ILOILO City – Some people make the Iloilo River their garbage dump.
Personnel of the Iloilo River Development Project monitoring the body of water found plastic bags, coffee cups, junk food wrappers, and even diapers among other solid wastes in the river, according to City Agriculture Office (CAO) head Romulo Pangantihon.
Some of these were entangled in the roots of mangroves, he added.
The Iloilo River, passing through 35 barangays, is a source of livelihood for fisherfolk and a habitat and nursery for many fish species, thanks mainly to the lush mangroves growing on its banks.
Pangantihon urged people to refrain from throwing garbage into the Iloilo River, actually an arm of the sea.
The city government started redeveloping the Iloilo River into a tourist attraction in 2012 with the opening of the first phase of the Iloilo Esplanade.
“Throwing garbage into the river is not good for the environment,” Pangantihon stressed.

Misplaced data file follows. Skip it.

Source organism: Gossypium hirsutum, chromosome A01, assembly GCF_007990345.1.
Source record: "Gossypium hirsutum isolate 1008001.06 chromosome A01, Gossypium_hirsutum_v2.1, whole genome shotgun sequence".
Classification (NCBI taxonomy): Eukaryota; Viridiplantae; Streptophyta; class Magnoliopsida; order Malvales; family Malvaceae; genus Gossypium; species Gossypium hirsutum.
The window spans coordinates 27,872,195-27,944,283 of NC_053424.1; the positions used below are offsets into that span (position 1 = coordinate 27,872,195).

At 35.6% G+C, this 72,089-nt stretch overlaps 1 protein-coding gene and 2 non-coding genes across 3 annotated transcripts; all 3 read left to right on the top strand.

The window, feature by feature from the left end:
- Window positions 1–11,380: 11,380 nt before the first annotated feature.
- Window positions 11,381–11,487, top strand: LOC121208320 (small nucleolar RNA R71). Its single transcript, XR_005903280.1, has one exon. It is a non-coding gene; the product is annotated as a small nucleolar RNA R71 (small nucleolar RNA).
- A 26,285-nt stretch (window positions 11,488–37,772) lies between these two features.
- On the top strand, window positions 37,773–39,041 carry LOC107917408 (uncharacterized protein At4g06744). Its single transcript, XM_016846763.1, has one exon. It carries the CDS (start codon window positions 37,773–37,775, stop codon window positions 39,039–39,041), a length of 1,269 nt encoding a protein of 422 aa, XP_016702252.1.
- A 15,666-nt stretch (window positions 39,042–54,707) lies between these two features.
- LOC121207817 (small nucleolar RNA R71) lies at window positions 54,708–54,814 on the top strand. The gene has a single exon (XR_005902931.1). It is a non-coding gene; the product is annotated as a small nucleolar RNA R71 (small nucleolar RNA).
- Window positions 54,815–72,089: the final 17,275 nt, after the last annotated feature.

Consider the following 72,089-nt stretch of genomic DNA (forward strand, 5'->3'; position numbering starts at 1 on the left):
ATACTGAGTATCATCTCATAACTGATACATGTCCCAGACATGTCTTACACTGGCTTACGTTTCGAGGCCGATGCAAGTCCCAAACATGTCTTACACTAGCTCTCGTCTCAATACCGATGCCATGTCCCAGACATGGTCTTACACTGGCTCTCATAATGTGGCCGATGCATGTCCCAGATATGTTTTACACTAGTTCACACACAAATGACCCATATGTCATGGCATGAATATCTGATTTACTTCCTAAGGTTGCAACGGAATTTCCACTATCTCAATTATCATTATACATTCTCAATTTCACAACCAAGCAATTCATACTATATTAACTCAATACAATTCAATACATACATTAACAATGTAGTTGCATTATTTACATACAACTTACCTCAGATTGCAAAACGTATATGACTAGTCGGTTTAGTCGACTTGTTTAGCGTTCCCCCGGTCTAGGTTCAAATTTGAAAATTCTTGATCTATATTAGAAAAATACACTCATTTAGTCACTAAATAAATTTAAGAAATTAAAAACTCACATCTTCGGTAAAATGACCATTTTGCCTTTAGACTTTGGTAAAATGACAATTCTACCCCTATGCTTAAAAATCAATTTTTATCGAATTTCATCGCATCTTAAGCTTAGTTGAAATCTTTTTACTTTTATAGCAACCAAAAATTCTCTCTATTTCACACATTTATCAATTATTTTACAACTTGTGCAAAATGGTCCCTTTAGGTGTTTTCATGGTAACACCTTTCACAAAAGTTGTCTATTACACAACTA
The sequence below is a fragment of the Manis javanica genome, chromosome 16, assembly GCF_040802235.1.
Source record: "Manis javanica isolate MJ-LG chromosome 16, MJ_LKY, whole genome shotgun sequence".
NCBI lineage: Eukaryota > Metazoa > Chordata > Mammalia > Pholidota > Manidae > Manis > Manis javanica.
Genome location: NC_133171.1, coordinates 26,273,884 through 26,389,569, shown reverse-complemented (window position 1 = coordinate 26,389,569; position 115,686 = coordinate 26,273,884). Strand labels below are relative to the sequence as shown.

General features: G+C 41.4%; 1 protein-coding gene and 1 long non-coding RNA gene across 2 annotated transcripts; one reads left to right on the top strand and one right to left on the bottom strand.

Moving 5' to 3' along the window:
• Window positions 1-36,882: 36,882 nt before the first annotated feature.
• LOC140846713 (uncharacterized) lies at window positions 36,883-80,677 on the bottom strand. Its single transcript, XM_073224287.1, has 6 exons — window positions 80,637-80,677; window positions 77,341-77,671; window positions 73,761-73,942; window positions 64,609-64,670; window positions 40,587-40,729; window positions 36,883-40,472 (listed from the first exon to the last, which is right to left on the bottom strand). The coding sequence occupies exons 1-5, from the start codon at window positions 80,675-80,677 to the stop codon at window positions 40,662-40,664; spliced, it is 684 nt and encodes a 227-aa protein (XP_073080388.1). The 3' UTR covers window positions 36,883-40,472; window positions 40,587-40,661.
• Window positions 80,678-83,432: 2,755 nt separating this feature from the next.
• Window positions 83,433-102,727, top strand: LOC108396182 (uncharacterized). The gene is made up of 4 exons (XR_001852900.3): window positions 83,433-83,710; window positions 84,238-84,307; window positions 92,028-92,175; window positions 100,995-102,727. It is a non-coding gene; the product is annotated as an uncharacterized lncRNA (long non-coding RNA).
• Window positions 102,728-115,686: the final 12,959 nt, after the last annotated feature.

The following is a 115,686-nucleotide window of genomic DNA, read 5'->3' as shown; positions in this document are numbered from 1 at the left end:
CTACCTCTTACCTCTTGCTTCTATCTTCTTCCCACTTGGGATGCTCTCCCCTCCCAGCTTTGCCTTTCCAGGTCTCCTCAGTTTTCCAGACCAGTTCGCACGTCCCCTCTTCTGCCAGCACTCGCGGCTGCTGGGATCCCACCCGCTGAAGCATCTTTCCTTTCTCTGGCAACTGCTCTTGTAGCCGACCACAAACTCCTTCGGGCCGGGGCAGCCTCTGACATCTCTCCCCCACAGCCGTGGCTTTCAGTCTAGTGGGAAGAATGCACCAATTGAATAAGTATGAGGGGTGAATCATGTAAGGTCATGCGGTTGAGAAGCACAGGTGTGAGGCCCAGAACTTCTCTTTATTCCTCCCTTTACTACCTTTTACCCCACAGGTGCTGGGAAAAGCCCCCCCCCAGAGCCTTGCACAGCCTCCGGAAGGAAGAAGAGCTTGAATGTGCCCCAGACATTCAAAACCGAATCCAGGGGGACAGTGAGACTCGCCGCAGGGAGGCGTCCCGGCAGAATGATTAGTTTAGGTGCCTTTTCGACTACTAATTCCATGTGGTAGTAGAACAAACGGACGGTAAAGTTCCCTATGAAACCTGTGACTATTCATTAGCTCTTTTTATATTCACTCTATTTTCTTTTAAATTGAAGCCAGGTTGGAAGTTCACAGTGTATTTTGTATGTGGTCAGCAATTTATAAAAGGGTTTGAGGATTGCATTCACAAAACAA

The city government is also ensuring the growth of mangroves at the river, he added.
The Iloilo River, some 15 kilometers long, is home to an estimated 22 mangrove species.
Like coral reefs, mangrove forests are extremely productive ecosystems that provide numerous goods and services both to the marine environment and people. They are home to a large variety of fish, crab, shrimp, and mollusc species. These fisheries form an essential source of food for coastal communities.
The dense root systems of mangrove forests trap sediments flowing down rivers and off the land. This helps stabilizes the coastline and prevents erosion from waves and storms. In areas where mangroves have been cleared, coastal damage from typhoons is much more severe.
Pangantihon said his office has two teams regularly checking the river and collecting garbage – one positioned in the upper stream (Diversion Bridge) and the other in the lower stream (near a ferry terminal)./PN